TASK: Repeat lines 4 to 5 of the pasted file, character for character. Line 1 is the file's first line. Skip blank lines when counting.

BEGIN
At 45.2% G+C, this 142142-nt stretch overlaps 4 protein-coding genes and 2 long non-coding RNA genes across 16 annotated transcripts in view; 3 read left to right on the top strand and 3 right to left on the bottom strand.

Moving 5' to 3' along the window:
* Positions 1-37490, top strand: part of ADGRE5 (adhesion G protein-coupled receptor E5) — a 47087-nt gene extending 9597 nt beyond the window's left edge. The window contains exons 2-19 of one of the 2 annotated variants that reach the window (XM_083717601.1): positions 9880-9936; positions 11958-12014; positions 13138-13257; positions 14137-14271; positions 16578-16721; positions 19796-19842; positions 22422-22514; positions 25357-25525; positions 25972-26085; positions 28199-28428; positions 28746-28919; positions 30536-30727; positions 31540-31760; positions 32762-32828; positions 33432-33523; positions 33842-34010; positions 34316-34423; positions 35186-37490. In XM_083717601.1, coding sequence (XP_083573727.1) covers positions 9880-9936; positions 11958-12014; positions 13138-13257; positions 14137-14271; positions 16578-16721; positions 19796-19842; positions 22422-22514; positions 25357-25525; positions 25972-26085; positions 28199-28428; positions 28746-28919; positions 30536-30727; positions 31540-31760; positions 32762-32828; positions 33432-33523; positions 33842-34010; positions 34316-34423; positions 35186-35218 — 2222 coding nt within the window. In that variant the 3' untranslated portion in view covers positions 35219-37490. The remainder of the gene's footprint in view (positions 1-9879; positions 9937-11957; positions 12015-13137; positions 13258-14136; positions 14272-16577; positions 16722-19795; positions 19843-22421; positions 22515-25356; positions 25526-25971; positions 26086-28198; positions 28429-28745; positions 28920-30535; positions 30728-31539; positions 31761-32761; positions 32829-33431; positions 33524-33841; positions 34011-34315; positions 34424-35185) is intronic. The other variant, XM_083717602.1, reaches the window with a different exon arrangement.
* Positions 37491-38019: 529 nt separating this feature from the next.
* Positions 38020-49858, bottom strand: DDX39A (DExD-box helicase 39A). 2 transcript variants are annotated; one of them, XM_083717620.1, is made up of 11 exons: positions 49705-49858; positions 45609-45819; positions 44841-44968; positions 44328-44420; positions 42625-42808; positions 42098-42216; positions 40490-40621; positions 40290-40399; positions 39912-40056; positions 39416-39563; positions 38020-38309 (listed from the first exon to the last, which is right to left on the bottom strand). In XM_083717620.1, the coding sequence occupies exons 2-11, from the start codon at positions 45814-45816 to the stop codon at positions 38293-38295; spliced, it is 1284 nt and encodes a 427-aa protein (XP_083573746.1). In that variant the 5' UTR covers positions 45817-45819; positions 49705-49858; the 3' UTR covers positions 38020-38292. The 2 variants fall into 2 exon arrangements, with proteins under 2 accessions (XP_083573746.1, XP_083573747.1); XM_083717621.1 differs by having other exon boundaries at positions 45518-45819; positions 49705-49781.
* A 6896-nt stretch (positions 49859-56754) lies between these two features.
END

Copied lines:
* Positions 37491-38019: 529 nt separating this feature from the next.
* Positions 38020-49858, bottom strand: DDX39A (DExD-box helicase 39A). 2 transcript variants are annotated; one of them, XM_083717620.1, is made up of 11 exons: positions 49705-49858; positions 45609-45819; positions 44841-44968; positions 44328-44420; positions 42625-42808; positions 42098-42216; positions 40490-40621; positions 40290-40399; positions 39912-40056; positions 39416-39563; positions 38020-38309 (listed from the first exon to the last, which is right to left on the bottom strand). In XM_083717620.1, the coding sequence occupies exons 2-11, from the start codon at positions 45814-45816 to the stop codon at positions 38293-38295; spliced, it is 1284 nt and encodes a 427-aa protein (XP_083573746.1). In that variant the 5' UTR covers positions 45817-45819; positions 49705-49858; the 3' UTR covers positions 38020-38292. The 2 variants fall into 2 exon arrangements, with proteins under 2 accessions (XP_083573746.1, XP_083573747.1); XM_083717621.1 differs by having other exon boundaries at positions 45518-45819; positions 49705-49781.